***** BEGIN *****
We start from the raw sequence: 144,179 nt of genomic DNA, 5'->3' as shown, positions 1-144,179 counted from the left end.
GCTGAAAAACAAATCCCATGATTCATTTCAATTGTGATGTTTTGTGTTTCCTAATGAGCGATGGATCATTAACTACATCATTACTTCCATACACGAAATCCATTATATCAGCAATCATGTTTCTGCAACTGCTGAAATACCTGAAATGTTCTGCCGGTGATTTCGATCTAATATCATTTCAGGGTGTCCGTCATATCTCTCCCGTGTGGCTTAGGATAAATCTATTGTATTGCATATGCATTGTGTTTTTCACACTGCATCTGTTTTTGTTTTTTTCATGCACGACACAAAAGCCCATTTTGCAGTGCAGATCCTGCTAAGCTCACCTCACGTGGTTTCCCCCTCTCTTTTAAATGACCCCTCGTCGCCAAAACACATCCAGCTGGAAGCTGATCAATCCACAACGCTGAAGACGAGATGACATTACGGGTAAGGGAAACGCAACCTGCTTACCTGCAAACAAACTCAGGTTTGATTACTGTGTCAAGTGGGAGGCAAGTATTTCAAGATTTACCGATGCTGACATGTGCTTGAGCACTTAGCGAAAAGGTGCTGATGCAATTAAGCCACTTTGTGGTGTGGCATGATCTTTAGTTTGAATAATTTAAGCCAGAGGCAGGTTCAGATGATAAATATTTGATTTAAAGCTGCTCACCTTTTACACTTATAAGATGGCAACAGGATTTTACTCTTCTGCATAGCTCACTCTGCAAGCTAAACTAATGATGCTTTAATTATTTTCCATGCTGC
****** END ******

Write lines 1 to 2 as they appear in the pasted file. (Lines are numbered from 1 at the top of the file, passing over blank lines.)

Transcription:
We start from the raw sequence: 144,179 nt of genomic DNA, 5'->3' as shown, positions 1-144,179 counted from the left end.
GCTGAAAAACAAATCCCATGATTCATTTCAATTGTGATGTTTTGTGTTTCCTAATGAGCGATGGATCATTAACTACATCATTACTTCCATACACGAAATCCATTATATCAGCAATCATGTTTCTGCAACTGCTGAAATACCTGAAATGTTCTGCCGGTGATTTCGATCTAATATCATTTCAGGGTGTCCGTCATATCTCTCCCGTGTGGCTTAGGATAAATCTATTGTATTGCATATGCATTGTGTTTTTCACACTGCATCTGTTTTTGTTTTTTTCATGCACGACACAAAAGCCCATTTTGCAGTGCAGATCCTGCTAAGCTCACCTCACGTGGTTTCCCCCTCTCTTTTAAATGACCCCTCGTCGCCAAAACACATCCAGCTGGAAGCTGATCAATCCACAACGCTGAAGACGAGATGACATTACGGGTAAGGGAAACGCAACCTGCTTACCTGCAAACAAACTCAGGTTTGATTACTGTGTCAAGTGGGAGGCAAGTATTTCAAGATTTACCGATGCTGACATGTGCTTGAGCACTTAGCGAAAAGGTGCTGATGCAATTAAGCCACTTTGTGGTGTGGCATGATCTTTAGTTTGAATAATTTAAGCCAGAGGCAGGTTCAGATGATAAATATTTGATTTAAAGCTGCTCACCTTTTACACTTATAAGATGGCAACAGGATTTTACTCTTCTGCATAGCTCACTCTGCAAGCTAAACTAATGATGCTTTAATTATTTTCCATGCTGC